Instant Jam Preview

Instant Jam Preview

A Guitar Hero-like music game on Facebook: not an unfamiliar idea, but a big one. And until now, an idea that hasn’t been addressed on quite the same scale as Facebook’s 500 million-strong userbase, let alone the countless millions of songs these people listen to and own.

Instant Jam, created by browser gaming specialist InstantAction, is an attempt to live up to this vast potential. Launching in closed beta today, it allows you to play songs you own on your hard drive (with your Guitar Hero or Rock Band guitar or keyboard) through a 3D interface in your browser, plugged into your Facebook friends list.

So, not a new idea as such, but one that hasn’t been fully tackled by previous attempts such as JamLegend and Acclaim’s RockFREE, which closed down only last week.

And like many big ideas, Instant Jam isn’t fully formed as yet. But its song list already numbers 2000 tracks, created by a team of designers which includes members who worked on Guitar Hero: Van Halen.

"We believe strongly that there’s a big difference between note charts when human beings and designers make them," says Louis Castle, now CEO of InstantAction having previously co-founded Westwood Studios. "They feel right; they have nuances. They can make an easy song which just has this tricky little riff in it that’s just at the right time. So we believe they have to be made by human beings, and the 2000-plus tracks we’ll have at launch will be made by them."

That list is made up of top 40 guitar-based hits from the last few decades, tuned to appeal to as wide a swathe of Facebook users as possible – note the lack of ‘rock’ in Instant Jam‘s name. And the plan is that by the end of Instant Jam‘s first year, its song list will number in the hundreds of thousands.

Before you wonder quite how Instant Action could possibly achieve this, we should explain how it works. The game works through InstantAction’s native browser plugin, Java or a cut-down 2D flash interface if your system can’t handle the game’s simple but effective 3D graphics, or you don’t have the access privileges. But Castle claims it works smoothly using a netbook-standard Atom processor. It will also be embeddable anywhere on the web, just like YouTube videos can be, not just in Facebook.

The game initially scans your system for songs and matches them to its notation library. If you have a song that the game fails to pick up, you can link it; the first time anyone does it for a particular song, it’s set for all. "Millions of people will ease any problems – we use the consumers to identify music because headers and tags associated with files won’t be perfectly consistent."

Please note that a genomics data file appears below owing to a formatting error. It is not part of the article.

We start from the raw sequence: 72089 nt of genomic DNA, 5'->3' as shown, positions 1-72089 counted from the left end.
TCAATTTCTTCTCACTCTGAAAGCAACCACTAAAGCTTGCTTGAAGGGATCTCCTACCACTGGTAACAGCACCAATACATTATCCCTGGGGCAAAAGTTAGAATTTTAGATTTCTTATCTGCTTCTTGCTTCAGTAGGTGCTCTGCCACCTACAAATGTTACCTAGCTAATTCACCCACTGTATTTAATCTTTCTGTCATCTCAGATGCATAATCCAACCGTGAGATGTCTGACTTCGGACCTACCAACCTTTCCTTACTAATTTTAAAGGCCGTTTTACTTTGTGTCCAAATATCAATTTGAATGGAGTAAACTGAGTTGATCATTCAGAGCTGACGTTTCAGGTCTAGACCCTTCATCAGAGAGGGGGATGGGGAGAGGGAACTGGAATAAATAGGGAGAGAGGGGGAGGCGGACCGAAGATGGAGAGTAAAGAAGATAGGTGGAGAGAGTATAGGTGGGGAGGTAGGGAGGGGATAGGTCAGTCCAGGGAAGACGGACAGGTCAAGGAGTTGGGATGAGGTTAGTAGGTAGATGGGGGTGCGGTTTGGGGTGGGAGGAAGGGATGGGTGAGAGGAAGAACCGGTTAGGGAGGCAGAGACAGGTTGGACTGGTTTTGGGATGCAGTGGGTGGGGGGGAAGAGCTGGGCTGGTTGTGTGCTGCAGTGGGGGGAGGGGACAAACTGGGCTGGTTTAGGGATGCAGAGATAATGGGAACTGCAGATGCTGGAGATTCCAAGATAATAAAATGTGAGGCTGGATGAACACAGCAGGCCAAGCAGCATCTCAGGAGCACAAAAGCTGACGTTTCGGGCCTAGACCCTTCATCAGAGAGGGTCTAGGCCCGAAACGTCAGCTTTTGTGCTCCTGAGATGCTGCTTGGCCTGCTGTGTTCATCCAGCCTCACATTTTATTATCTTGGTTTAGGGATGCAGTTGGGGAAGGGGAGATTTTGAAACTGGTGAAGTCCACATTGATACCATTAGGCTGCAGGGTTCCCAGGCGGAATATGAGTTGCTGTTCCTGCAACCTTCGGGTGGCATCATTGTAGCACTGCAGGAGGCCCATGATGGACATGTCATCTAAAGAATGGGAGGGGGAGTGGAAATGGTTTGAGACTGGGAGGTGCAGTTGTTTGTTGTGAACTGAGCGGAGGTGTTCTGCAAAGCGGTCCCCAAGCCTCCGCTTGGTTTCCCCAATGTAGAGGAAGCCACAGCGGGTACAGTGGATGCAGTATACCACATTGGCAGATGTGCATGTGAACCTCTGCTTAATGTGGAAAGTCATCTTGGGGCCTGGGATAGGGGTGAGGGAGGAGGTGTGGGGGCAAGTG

Louis Castle – his link with Westwood is (potentially) apt – it’s the studio which created Dune 2, which didn’t create the RTS genre, but fundamentally established many of its main features

In legal terms, Instant Jam is rather clever, too: it disconnects the game from the music so you can play notation from one song against another. That means that the game has no licencing issues. "The only thing that we’re doing is allowing people to play music while they play our game, so the game is independent from the music," explains Castle. "That means that we don’t have these licensing issues. It’s that simple." But not simple to do. "It’s very difficult – like building a Shazam service at the same time as a music game."

The side benefit – at least according to Castle – is that you can also create weird little mashups by mixing and matching Billy Jean against Feels Like Teen Spirit. "They’re surprisingly good, as long as they’re on the same beat." But he warns against using scrubbily ripped MP3s, because they tend not to match up with the notation so well.

Naturally, you’ll be able to buy music through Instant Jam using iTunes or Amazon, a process which has the game find your song in their catalogues and open a browser tab on their site to allow to perform the transaction. The song then instantly appears in your song list.

The resulting affiliate remuneration, five cents a time, is part of Instant Jam‘s business model. Like most browser games, it’s free to play, but you need a stock of ‘plays’ to do so. You can buy them, but Castle is adamant that most will never need to. "Truly, this is a game you can play almost infinitely for free, if you don’t want to experience all of the things in the game." You earn plays by, for instance, inviting friends to play, issuing them challenges, which comprise its multiplayer, or buying a song. If you run out of plays, you get a dialog which explains all the ways you can earn plays so you don’t need to buy them, as well as the option to buy more.